We have thus one way of deciphering the hajnay own hidden message. Another way has Abraham as messenger, conveying, by his trust in God, another yannay of God-relationship which he only anticipates, but of which he can have no idea p. To acquire a “sense of the variety of interpretative directions that have been taken by scholars,” travelers through the long middle chapter are asked, when turning to “Reception and Influence,” to “take a step back” from the text p.

The “most famous intellectual heirs,” not being “as a rule” among Kierkegaard’s “most attentive readers,” are swiftly passed over. Attention is directed instead upon “a [very] small selection of the very large … body of secondary literature … available in English. Themes come under four headings. In the first, “Faith, Ethics, and Johannes de silentio’s Dilemma,” ethics is now understood in generally Hegelian terms, though with Kantian implications. These terms allow andd to coincide with the “ethical sphere,” corresponding to something like the climate of opinion in Kierkegaard’s time.

But this coincidence of faith and civic virtue is historically contingent, as witnessed hannzy Christianity’s origins. So they can in principle come apart in the future p. Fear and Trembling ‘s feat, by “hold[ing] apart the religious and ethical spheres” in the way presented by Johannes de silentio’s dilemma, is to reveal “the kind of inward decision” bannay by faith but which a “supposedly Christian culture of [Kierkegaard’s] time” conveniently passed over.

Carlisle is careful to point out that the inward requirement doesn’t mean that religion is to be “individualistic or otherworldly”; indeed the “central” problem of Fear and Tremling is how “the relationship to God should be lived out in the world, through relationships with other people” p.


The next section “In Defence of the Ethical” has Johannes de silentio deliberately overstating the options facing Uannay insistent admirer. They are presented as: The remaining sections are attempts to find a more moderate account of the options still within a framework of “dilemma.

Following critical reference to Levinas, Derrida, C. Stephen Evans, and Stephen Mulhall, all tending in various degrees tre,bling defuse the dilemma, faith is presented here as tremnling an “infinite dimension” p. More than simply allowing that something of one’s humanity survives significant failure to be moral in the Sittlichkeit way, this telos can call for actual contraventions of Sittlichkeit.


But murder, or sacrifice of a son by any other word? To counter Johannes’s overstatement, we can follow his own advice when telling us that it is by faith, not by murder, that “one acquires a resemblance to Abraham” p.

Fear and Trembling – Wikipedia

A further redeeming feature in Abraham that can “provide a criterion of ethical value … common to both religious and non-religious perspectives” is trust p. Lee, Sharon Krishek, John J. Davenport who focus on Abraham’s trust rather than his obedience. With the first two of these in mind, she warns against “adopting a purely intellectualist approach,” as for instance when raising the question of whether Abraham was justified in trusting himself as able to identify God as the giver of the an p.

As for Krishek, although pointing to love as a component in religious faith, and putting us in mind of the fact that “fear of loss” can be as significant an obstacle as self-interest to fulfilling ethical demands p. As against Kant, the framework from within which the question of what the ethical and the religious have in common remains perforce firmly alzstair p. Bringing the religious down to earth, Carlisle concludes by proposing a naturalistic understanding of restoration in the case of irreparable loss.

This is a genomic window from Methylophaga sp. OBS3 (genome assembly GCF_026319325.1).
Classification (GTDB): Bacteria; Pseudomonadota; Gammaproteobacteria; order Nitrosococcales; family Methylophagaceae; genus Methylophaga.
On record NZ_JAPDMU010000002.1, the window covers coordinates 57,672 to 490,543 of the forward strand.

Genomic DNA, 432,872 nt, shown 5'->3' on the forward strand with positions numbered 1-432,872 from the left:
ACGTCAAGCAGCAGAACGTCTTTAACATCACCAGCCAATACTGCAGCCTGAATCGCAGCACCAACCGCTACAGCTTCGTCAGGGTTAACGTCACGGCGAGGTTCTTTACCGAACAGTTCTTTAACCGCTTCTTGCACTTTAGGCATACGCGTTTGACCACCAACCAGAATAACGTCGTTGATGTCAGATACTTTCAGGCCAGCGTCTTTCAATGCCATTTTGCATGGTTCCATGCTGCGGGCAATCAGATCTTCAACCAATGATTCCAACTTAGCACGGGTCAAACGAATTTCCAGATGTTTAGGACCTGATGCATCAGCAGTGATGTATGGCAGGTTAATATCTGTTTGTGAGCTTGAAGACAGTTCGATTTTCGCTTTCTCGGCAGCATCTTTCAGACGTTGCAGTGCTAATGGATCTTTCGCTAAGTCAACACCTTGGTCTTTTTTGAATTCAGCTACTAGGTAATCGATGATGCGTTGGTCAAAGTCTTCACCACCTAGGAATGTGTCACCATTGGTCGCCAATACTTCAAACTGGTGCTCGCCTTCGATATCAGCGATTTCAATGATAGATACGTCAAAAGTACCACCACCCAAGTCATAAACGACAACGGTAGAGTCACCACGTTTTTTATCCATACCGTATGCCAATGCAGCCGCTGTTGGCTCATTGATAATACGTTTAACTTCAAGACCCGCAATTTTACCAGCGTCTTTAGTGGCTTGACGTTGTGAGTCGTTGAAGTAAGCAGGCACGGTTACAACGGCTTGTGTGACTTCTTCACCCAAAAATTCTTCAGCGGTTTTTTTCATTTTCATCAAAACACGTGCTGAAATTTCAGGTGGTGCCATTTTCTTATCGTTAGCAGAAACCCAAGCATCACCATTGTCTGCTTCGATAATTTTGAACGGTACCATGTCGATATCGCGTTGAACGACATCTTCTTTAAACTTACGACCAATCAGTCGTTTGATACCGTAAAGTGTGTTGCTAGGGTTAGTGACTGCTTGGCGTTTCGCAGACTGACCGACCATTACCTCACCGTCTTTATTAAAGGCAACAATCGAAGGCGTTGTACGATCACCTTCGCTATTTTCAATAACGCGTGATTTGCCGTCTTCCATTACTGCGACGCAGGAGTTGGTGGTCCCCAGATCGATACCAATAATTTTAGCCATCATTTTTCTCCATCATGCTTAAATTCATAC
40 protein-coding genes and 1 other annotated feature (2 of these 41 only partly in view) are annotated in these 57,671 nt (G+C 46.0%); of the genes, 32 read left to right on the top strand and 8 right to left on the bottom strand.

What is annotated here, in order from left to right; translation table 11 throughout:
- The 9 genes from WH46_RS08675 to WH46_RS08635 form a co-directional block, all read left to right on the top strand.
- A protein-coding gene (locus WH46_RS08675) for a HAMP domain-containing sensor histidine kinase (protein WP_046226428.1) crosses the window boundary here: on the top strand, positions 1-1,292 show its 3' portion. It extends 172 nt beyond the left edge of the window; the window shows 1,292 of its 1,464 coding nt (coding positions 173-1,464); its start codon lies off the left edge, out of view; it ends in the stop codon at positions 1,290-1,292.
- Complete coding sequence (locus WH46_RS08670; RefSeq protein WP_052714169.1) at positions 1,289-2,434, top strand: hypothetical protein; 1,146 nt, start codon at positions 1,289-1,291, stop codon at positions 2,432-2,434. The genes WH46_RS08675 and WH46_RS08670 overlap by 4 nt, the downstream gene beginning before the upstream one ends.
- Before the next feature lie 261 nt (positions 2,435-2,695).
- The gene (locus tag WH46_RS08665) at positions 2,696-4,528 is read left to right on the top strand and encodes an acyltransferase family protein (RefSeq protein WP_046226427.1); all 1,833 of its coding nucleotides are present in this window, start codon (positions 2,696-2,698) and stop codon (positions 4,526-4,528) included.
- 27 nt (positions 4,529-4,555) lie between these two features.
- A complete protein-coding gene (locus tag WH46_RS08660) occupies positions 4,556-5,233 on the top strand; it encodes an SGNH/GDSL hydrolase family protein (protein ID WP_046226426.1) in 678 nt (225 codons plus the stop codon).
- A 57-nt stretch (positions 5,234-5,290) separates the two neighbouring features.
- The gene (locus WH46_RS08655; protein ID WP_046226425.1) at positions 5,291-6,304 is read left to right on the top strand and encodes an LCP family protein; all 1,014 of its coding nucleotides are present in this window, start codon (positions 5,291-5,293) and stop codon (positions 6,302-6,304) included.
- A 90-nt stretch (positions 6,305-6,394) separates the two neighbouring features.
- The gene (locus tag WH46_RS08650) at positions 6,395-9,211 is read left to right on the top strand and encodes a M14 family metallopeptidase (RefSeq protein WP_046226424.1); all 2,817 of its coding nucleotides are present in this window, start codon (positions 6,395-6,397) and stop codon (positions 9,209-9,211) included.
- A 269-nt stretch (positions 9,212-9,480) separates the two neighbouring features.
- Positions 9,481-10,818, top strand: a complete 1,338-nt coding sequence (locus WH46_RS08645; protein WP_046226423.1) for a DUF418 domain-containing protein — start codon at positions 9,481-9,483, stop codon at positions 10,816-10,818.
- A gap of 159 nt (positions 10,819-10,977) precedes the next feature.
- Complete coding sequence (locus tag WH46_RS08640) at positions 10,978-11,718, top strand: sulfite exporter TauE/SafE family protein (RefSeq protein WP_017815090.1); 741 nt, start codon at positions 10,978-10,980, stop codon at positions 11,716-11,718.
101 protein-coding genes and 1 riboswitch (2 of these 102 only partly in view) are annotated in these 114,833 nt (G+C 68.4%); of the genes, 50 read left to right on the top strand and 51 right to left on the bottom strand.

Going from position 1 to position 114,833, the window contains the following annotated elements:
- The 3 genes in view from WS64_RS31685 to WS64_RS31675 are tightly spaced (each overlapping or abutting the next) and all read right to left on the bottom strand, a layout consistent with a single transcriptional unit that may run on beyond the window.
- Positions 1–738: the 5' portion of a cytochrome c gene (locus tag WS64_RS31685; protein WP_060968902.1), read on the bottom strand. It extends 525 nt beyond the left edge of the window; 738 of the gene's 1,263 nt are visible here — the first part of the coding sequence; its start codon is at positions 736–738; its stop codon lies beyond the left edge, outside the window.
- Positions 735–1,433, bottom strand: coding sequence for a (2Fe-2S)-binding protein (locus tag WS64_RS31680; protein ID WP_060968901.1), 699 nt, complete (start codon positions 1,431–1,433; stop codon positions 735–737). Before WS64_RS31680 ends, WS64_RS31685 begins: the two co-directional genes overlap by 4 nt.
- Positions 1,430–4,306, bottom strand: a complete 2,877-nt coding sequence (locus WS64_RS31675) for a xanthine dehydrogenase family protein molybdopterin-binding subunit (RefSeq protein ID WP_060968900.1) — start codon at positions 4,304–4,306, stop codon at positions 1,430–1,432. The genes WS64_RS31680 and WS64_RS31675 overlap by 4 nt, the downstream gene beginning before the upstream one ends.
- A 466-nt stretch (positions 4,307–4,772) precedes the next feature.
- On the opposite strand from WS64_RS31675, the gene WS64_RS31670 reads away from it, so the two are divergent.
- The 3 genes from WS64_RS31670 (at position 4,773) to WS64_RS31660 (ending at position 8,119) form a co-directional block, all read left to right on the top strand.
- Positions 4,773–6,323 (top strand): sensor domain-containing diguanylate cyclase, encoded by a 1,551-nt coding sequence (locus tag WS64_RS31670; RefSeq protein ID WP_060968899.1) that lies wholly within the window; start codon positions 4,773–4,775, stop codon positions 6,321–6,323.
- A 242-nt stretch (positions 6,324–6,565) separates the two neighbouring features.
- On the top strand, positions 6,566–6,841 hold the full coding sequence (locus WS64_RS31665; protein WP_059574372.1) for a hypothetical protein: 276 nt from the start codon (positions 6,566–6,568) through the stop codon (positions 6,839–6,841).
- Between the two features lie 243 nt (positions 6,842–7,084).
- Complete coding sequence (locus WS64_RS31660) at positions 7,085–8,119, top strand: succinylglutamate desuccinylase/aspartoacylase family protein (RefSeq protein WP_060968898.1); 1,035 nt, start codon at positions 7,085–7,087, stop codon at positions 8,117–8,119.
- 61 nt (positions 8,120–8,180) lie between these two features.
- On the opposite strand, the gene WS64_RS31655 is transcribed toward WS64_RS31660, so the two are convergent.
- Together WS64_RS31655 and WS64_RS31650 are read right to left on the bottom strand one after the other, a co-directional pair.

The past cannot be returned, but we can return to it — and find forgiveness. Thus, still from within a religious framework, the past can be transformed from being a “source of guilt and resentment” into an “opportunity to develop wisdom and compassion” p. In a final section, a certain kind of courage is added to Abraham’s repertoire.

Fear and Trembling

A merely human courage is enough for renouncing “the whole of temporality in order to win eternity,” but “it takes a paradoxical and humble courage then to grasp the whole of reality on the strength of the absurd. George Pattison has pointed to a counterbalance in the Upbuilding Discourses to the outwardly aggressive aspect of Abraham’s faith. It adds to suffering an element of patience. She concludes her Guide by asking p.

She refrains from saying that an affirmative answer would cancel Johannes de silentio’s dilemma, or whether canceling it would make Johannes himself redundant. There is food here for further thought. We should however note Kierkegaard’s insistence that Christianity alone justifies the elevation of the particular over the universal.

And in promoting his favored “category of the single individual,” he says that the ” particulaire ” becomes “true” only in a God-relationship. Does Carlisle believe that facing the God-Man square on may be a purely human possibility? While Carlisle’s commentary-plus gives excellent support to readings of Fear and Trembling that favor some alleviation of what many see as its excesses, a closer look at the Hegel connection from p.

Caprice is one thing and murder another, but for Hegel still capricious. In signing off he had speculated on the fate of someone who “puts himself outside the universal,” [5] even hinting at the possibility of a “more noble sense” of being “out of the common.

The role of the Old Testament God is to produce a personification of pure particularity with only God as support — and, talking of “heroes” among them Johannes himselfwhy not also offer the accolade to this God? Is he not also a sacrificial victim of sorts, the real murderer, at any rate a literary device? Read in something like this light, the murder charge becomes as essential to the polemic as Abraham’s faith.

Penguin Books,p. A Fragment of Lifeabridged, tr.